Swizec Teller - a geek with a hatswizec.com

    Possibly the ugliest python ever to escape my brain

    Lensing data from one format to another always produces the most horrible code ... here's some I wrote last night:

    # some other code here
    def stitch(*iterables):
    return [(iterables[0][i][0], sum([l[i][1] for l in iterables]))
    for i in xrange(len(iterables[0]))]
    def one(z):
    d = dict(stitch(*[[b for b in zip(a.keys(), a.values()) if b[0] in ['count', 'step_conv_ratio', 'overall_conv_ratio']] for a in z]))
    d['overall_conv_ratio'] = d['overall_conv_ratio']/len(funnel['meta']['dates'])
    d['step_conv_ratio'] = d['step_conv_ratio']/len(funnel['meta']['dates'])
    return d
    print map(one,
    zip(*[v['steps'][:entry['counts']['p']] for v in funnel['data'].values()]))

    The funnel of the Mauretania.

    Can you guess what all of that does? Me neither, let me try to explain.

    WTF!

    Firstly, the basic problem I'm trying to solve is fetching some funnel data from Mixpanel, which returns all the data I need, but it is split into different days and I'd really like to have it all mashed together. Due to the design of funnels in their API, they also return too much data, which spoils what I'm looking for.

    Their format is something like this:

    {'Signup flow': {'data': {'2010-05-24': {'analysis': {'completion': 0.064679359580052493,
    'starting_amount': 762,
    'steps': 3,
    'worst': 2},
    'steps': [{'count': 762,
    'goal': 'pages',
    'overall_conv_ratio': 1.0,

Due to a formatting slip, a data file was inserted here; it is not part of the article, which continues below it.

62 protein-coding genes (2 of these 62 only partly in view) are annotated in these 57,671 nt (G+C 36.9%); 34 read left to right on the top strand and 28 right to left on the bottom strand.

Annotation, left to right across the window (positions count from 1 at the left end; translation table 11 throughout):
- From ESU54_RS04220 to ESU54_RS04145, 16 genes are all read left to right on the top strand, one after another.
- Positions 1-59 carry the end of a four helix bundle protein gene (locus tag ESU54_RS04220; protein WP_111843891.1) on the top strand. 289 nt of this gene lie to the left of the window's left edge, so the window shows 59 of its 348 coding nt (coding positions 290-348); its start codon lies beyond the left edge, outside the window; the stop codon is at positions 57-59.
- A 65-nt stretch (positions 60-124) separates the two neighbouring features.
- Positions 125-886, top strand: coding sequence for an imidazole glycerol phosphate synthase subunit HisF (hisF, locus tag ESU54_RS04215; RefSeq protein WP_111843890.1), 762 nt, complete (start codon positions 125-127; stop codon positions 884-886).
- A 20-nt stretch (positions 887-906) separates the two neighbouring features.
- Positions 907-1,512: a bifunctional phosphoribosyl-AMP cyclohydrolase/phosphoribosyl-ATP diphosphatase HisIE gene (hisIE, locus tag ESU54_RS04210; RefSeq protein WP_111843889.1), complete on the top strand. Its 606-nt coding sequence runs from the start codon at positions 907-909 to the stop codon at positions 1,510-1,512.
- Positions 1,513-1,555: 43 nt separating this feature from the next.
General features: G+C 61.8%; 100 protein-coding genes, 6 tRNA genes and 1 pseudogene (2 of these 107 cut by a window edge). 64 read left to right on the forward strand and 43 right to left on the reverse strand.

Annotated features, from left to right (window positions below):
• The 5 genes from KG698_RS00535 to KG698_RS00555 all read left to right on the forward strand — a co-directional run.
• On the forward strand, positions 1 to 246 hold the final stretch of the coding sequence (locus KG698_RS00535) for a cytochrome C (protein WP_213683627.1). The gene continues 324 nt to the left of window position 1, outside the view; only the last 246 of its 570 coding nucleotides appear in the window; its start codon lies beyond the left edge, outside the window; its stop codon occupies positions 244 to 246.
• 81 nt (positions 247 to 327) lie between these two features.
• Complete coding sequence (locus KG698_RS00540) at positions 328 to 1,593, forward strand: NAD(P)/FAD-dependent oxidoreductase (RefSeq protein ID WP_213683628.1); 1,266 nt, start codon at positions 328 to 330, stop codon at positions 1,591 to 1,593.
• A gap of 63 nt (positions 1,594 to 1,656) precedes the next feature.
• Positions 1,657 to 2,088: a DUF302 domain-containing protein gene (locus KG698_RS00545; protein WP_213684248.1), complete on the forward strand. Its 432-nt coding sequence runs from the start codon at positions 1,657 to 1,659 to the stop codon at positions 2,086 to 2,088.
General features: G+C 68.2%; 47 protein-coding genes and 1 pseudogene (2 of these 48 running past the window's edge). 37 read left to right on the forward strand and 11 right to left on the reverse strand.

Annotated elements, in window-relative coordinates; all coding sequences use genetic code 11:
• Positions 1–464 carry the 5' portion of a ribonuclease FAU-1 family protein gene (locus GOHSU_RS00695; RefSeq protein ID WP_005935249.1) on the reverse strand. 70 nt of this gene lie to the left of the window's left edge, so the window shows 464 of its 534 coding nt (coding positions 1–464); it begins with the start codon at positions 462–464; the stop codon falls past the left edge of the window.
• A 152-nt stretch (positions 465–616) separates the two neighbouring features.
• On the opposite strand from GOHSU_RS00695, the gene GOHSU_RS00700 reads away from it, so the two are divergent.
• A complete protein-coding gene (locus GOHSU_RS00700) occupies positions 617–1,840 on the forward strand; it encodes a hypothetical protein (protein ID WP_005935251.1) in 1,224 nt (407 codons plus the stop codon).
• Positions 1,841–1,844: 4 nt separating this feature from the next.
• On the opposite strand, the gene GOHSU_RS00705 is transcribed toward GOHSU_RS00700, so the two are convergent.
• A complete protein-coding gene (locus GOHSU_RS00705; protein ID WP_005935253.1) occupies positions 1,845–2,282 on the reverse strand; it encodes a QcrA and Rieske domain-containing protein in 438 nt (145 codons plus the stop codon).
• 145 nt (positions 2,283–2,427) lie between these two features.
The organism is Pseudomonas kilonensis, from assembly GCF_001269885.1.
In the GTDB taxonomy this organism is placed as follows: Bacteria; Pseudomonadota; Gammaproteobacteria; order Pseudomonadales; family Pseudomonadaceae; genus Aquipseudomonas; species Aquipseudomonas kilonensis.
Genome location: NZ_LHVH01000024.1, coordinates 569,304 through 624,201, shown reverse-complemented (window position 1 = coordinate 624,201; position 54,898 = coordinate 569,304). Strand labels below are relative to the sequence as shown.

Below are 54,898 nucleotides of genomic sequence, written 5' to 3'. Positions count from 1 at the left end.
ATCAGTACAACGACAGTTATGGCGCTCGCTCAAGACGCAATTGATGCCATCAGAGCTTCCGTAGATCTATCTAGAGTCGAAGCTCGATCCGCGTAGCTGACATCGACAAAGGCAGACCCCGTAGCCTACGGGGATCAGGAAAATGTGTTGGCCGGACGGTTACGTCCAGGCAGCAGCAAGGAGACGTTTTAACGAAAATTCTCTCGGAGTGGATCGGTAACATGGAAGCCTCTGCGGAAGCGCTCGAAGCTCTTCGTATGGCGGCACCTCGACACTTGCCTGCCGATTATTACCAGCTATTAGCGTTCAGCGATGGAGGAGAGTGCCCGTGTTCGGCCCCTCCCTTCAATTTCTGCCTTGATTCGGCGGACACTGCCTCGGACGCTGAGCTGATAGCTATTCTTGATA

'step_conv_ratio': 1.0},
    {'count': 69,
    'goal': 'View signup',
    'overall_conv_ratio': 0.09055118110236221,
    'step_conv_ratio': 0.09055118110236221},
    // etc.},
    '2010-05-31': // etc.
    'meta': {'dates': ['2010-05-24', '2010-05-31']}}}

    What I want is something where "Signup flow" would be just a list of steps where count is a sum of all counts for that step and conversion ratios are the average between all days. Yes this discards some useful data, but it's not too relevant for what I'm trying to analyze.

    Justified?

    Hopefully I can defend this code, explain why it's ugly.

    map(one,
    zip(*[v['steps'][:entry['counts']['p']] for v in funnel['data'].values()]))

    This code takes the data for each day, iterates over it to take only the steps key, cuts its list at an appropriate length (the funnel's got 60+ steps, I have extra data to tell me how much is actually applicable). Then zips all the steps together.

    Now we have a list of step tuples - all the first steps, second steps and so on.

    Then we apply the one function on each tuple:

    def one(z):
    d = dict(stitch(*[[b for b in zip(a.keys(), a.values()) if b[0] in ['count', 'step_conv_ratio', 'overall_conv_ratio']] for a in z]))
    d['overall_conv_ratio'] = d['overall_conv_ratio']/len(funnel['meta']['dates'])
    d['step_conv_ratio'] = d['step_conv_ratio']/len(funnel['meta']['dates'])
    return d

    Right, so the first thing that happens is we turn a dictionary into a list of (key, value) tuples, then this is filtered so only the ones we're actually interested in remain (count and the conversion ratios).

    These are then stitched together:

    def stitch(*iterables):
    return [(iterables[0][i][0], sum([l[i][1] for l in iterables]))
    for i in xrange(len(iterables[0]))]

    Looks pretty bad, but really just turns a list of (key, value) tuples into a list of (key, sum of corresponding values) tuples.

    Finally, the conversion values are turned into the average by simply dividing with the number of days this funnel was tracked for.

    Better way?

    This is the cleanest and most elegant way I could come up with to solve this problem - there's bound to be something cleaner and easier. Actually, please tell me there's a better way!

    Generally speaking, is there even a good approach to take for converting data returned from somewhere into the kind of data you need somewhere else? Or are we doomed to forever spend most of our time figuring out how to get API's talking to one another?

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    Did you enjoy this article?

    Published on February 13th, 2012 in Uncategorized,

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